In flashback, we learn that Francois (Jean Gabin) had fallen in love with Francoise (Jacqueline Laurent), but she was in a relationship with the older Valentin (Jules Berry), a dog trainer.  Out of spite, Francois embarks on a romance with Clara (Arletty), Valentin's former assistant and lover, despite still being in love with Francoise.  Valentin is an unctuous, arrogant liar who taunts Francois about his relationship with Francoise and what a better life he could give her than Francois, which is eventually what gets him killed. And good riddance because he was a bad man.  

But now Francois sits through the night in a hotel room contemplating his fate and remembering the past. Written by Jacques Viot and Jacques Prevert and d
irected by Marcel CarneCarne employed dissolves to indicate flashbacks which was very innovative for 1939 filmmaking.  The black and white cinematography is very dramatic and it's all very noir and all very grim. And as usual, it's all about a woman.  The film was remade in an American version in 1947 called "The Long Night."

Jean Gabin was a French working man's hero. He starred in some of the most important films in French cinema such as "La Grande Illusion." He was given the Legion of Honor in recognition of his importance to French cinema.  He was the 1930's French equivalent of a George Clooney and had a heady personal life, most notably his long and famous romance with Marlene Dietrich.

Why it's a Must See: "The film's doom-laden sense of existential alienation and austere claustrophobic atmosphere clearly anticipated the mood and form of American film noir...[This film] stands as probably the masterpiece of French poetic realism."

Rosy the Reviewer says...grim but riveting.

(B & W; In French with English subtitles)

***The Book of the Week***

Almost Everything: Notes on Hope by Anne Lamott (2018)

God knows, we need hope.  And Lamott tries to give it to us.

Lamott is a teacher, a political activist and a public speaker.  She is also a best-selling author known for her self-deprecating humor and openness about her life.  And this book is no exception.  

The book begins with...

"I am stockpiling antibiotics for the apocalypse, even as I await the blosoming of paperwhites on the windowsill in the kitchen.  The news of late has captured the fever dream of modern life: everything exploding, burning, being shot, or crashing to the ground all around us..."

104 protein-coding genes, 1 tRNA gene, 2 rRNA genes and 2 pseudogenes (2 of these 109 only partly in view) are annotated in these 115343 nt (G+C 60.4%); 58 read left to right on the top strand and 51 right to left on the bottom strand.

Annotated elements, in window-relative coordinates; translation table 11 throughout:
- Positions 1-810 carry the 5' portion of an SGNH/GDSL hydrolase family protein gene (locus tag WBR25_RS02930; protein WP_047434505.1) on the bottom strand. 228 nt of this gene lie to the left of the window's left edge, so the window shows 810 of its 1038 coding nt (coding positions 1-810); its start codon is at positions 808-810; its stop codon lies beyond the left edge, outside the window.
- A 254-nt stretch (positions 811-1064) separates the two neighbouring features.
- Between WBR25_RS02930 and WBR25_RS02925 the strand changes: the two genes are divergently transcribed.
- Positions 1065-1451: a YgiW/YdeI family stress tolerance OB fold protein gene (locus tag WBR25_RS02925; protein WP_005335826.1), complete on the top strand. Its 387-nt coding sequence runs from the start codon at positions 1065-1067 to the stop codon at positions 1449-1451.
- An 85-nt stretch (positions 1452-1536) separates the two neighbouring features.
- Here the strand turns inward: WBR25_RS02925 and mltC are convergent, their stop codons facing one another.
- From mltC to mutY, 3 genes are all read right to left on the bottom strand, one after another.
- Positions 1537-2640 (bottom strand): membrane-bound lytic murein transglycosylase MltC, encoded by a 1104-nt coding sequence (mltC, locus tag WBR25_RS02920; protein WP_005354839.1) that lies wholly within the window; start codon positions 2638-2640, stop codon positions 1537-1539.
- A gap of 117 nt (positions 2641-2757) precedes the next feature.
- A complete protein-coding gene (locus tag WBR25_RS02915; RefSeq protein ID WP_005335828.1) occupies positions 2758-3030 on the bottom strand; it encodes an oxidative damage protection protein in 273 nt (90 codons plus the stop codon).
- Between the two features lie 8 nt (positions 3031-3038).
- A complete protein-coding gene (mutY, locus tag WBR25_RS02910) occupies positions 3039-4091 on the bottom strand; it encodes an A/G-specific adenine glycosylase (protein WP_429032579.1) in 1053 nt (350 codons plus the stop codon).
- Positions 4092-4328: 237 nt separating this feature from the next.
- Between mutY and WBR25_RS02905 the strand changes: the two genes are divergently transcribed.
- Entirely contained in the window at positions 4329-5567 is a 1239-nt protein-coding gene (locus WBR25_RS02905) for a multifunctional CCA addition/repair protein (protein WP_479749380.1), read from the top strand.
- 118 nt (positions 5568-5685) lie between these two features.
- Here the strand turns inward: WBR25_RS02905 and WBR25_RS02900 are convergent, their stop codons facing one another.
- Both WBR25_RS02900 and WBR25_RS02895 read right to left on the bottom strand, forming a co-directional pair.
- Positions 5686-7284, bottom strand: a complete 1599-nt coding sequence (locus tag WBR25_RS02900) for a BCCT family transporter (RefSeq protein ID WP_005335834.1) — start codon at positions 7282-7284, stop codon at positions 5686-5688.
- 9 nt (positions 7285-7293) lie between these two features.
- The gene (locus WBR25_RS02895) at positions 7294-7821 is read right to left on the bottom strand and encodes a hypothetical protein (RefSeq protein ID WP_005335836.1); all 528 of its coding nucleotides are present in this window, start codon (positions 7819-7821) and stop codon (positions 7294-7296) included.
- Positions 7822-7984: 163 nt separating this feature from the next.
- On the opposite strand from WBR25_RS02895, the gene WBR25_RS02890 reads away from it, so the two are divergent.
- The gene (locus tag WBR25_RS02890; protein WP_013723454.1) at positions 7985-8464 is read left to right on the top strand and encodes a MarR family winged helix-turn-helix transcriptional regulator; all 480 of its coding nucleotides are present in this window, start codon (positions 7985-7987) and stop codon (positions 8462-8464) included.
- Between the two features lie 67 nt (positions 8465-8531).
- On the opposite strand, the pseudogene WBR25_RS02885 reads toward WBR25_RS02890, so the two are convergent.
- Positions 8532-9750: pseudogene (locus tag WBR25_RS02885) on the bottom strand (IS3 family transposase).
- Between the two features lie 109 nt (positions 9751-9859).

She's right.  Things are bad. So what do we do?

She goes on...

"And yet, outside my window, yellow roses bloom, and little kids horse around, making a joyous racket."

So it's all a giant paradox.  We might wake up wondering if our President has sent a nuclear bomb somewhere while at the same time looking forward to lunch with a friend. 

Lamott wants us to not only recognize the paradoxes of life but also recognize the wisdom and hope that we all carry inside us. She ruminates about life, love, God, aging, death, friendship, our intrinsic value as humans, continuing on despite adversity and finding joy in the smallest things. All of those things exist alongside hope.  And she talks about the one constant.  Change. Our lives may be miserable at the moment but one thing we can always hope for is that it will change.  Change is inevitable and there is hope in that, so Lamott urges us to press on because it will get better.

"Love and goodness and the world's beauty and humanity are the reasons we have hope."

Rosy the Reviewer matter what, there is always something out there in the world that will give us hope.

Thanks for reading!

See you next Friday


"Hail Satan?"


The Week in Reviews
(What To See and What To Avoid)

as well as

the latest on

"My 1001 Movies I Must See

Before I Die Project" 

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Next time you are wondering whether or not to watch a particular film, check out my reviews on IMDB (The International Movie Database). 

Go to, find the movie you are interested in.  Scroll down below the synopsis and the listings for the director, writer and main stars to where it says "Reviews" and click on "Critics" - If I have reviewed that film, you will find Rosy the Reviewer alphabetically on the list.